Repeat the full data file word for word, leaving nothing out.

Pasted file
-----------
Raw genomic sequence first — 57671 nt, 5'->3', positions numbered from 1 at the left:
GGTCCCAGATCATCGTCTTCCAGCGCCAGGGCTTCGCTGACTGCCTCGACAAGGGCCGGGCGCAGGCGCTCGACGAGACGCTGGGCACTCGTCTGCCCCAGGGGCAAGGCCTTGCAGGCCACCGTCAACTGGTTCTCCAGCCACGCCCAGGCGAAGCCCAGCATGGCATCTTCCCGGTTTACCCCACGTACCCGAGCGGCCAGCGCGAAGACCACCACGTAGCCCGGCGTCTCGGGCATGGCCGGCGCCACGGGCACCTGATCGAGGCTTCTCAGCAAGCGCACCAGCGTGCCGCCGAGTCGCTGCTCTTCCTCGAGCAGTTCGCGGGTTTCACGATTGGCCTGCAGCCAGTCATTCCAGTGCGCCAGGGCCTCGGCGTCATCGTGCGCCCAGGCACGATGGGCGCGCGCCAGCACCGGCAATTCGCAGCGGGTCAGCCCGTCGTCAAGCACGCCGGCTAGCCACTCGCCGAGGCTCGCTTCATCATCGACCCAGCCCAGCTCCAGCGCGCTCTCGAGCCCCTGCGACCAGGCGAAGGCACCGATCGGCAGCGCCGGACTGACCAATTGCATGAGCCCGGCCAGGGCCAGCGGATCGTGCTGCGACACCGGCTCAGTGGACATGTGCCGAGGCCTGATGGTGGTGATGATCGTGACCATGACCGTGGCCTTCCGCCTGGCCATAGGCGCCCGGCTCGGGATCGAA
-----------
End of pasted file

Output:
Raw genomic sequence first — 57671 nt, 5'->3', positions numbered from 1 at the left:
GGTCCCAGATCATCGTCTTCCAGCGCCAGGGCTTCGCTGACTGCCTCGACAAGGGCCGGGCGCAGGCGCTCGACGAGACGCTGGGCACTCGTCTGCCCCAGGGGCAAGGCCTTGCAGGCCACCGTCAACTGGTTCTCCAGCCACGCCCAGGCGAAGCCCAGCATGGCATCTTCCCGGTTTACCCCACGTACCCGAGCGGCCAGCGCGAAGACCACCACGTAGCCCGGCGTCTCGGGCATGGCCGGCGCCACGGGCACCTGATCGAGGCTTCTCAGCAAGCGCACCAGCGTGCCGCCGAGTCGCTGCTCTTCCTCGAGCAGTTCGCGGGTTTCACGATTGGCCTGCAGCCAGTCATTCCAGTGCGCCAGGGCCTCGGCGTCATCGTGCGCCCAGGCACGATGGGCGCGCGCCAGCACCGGCAATTCGCAGCGGGTCAGCCCGTCGTCAAGCACGCCGGCTAGCCACTCGCCGAGGCTCGCTTCATCATCGACCCAGCCCAGCTCCAGCGCGCTCTCGAGCCCCTGCGACCAGGCGAAGGCACCGATCGGCAGCGCCGGACTGACCAATTGCATGAGCCCGGCCAGGGCCAGCGGATCGTGCTGCGACACCGGCTCAGTGGACATGTGCCGAGGCCTGATGGTGGTGATGATCGTGACCATGACCGTGGCCTTCCGCCTGGCCATAGGCGCCCGGCTCGGGATCGAA